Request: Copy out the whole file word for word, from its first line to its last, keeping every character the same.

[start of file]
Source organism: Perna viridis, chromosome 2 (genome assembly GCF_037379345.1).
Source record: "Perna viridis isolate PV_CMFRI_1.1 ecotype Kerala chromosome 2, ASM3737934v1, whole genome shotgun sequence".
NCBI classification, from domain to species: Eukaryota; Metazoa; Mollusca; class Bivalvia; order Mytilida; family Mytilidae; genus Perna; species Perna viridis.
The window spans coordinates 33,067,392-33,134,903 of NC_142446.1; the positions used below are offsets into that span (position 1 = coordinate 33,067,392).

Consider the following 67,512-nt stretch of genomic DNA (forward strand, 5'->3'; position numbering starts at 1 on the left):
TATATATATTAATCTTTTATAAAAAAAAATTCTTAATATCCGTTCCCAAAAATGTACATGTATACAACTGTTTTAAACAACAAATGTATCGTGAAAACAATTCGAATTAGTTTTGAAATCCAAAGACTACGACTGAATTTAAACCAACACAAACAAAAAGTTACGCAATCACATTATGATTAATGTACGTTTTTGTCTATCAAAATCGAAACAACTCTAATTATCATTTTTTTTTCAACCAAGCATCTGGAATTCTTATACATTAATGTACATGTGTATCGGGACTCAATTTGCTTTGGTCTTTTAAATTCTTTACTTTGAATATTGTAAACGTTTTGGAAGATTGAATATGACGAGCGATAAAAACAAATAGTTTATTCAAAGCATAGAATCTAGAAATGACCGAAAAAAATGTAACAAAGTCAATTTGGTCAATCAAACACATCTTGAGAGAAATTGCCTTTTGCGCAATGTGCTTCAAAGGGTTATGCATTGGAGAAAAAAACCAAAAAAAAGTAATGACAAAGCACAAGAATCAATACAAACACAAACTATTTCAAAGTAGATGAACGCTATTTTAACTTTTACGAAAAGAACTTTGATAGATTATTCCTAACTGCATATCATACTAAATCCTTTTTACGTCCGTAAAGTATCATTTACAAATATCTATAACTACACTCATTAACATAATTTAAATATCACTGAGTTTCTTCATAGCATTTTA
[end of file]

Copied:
Source organism: Perna viridis, chromosome 2 (genome assembly GCF_037379345.1).
Source record: "Perna viridis isolate PV_CMFRI_1.1 ecotype Kerala chromosome 2, ASM3737934v1, whole genome shotgun sequence".
NCBI classification, from domain to species: Eukaryota; Metazoa; Mollusca; class Bivalvia; order Mytilida; family Mytilidae; genus Perna; species Perna viridis.
The window spans coordinates 33,067,392-33,134,903 of NC_142446.1; the positions used below are offsets into that span (position 1 = coordinate 33,067,392).

Consider the following 67,512-nt stretch of genomic DNA (forward strand, 5'->3'; position numbering starts at 1 on the left):
TATATATATTAATCTTTTATAAAAAAAAATTCTTAATATCCGTTCCCAAAAATGTACATGTATACAACTGTTTTAAACAACAAATGTATCGTGAAAACAATTCGAATTAGTTTTGAAATCCAAAGACTACGACTGAATTTAAACCAACACAAACAAAAAGTTACGCAATCACATTATGATTAATGTACGTTTTTGTCTATCAAAATCGAAACAACTCTAATTATCATTTTTTTTTCAACCAAGCATCTGGAATTCTTATACATTAATGTACATGTGTATCGGGACTCAATTTGCTTTGGTCTTTTAAATTCTTTACTTTGAATATTGTAAACGTTTTGGAAGATTGAATATGACGAGCGATAAAAACAAATAGTTTATTCAAAGCATAGAATCTAGAAATGACCGAAAAAAATGTAACAAAGTCAATTTGGTCAATCAAACACATCTTGAGAGAAATTGCCTTTTGCGCAATGTGCTTCAAAGGGTTATGCATTGGAGAAAAAAACCAAAAAAAAGTAATGACAAAGCACAAGAATCAATACAAACACAAACTATTTCAAAGTAGATGAACGCTATTTTAACTTTTACGAAAAGAACTTTGATAGATTATTCCTAACTGCATATCATACTAAATCCTTTTTACGTCCGTAAAGTATCATTTACAAATATCTATAACTACACTCATTAACATAATTTAAATATCACTGAGTTTCTTCATAGCATTTTA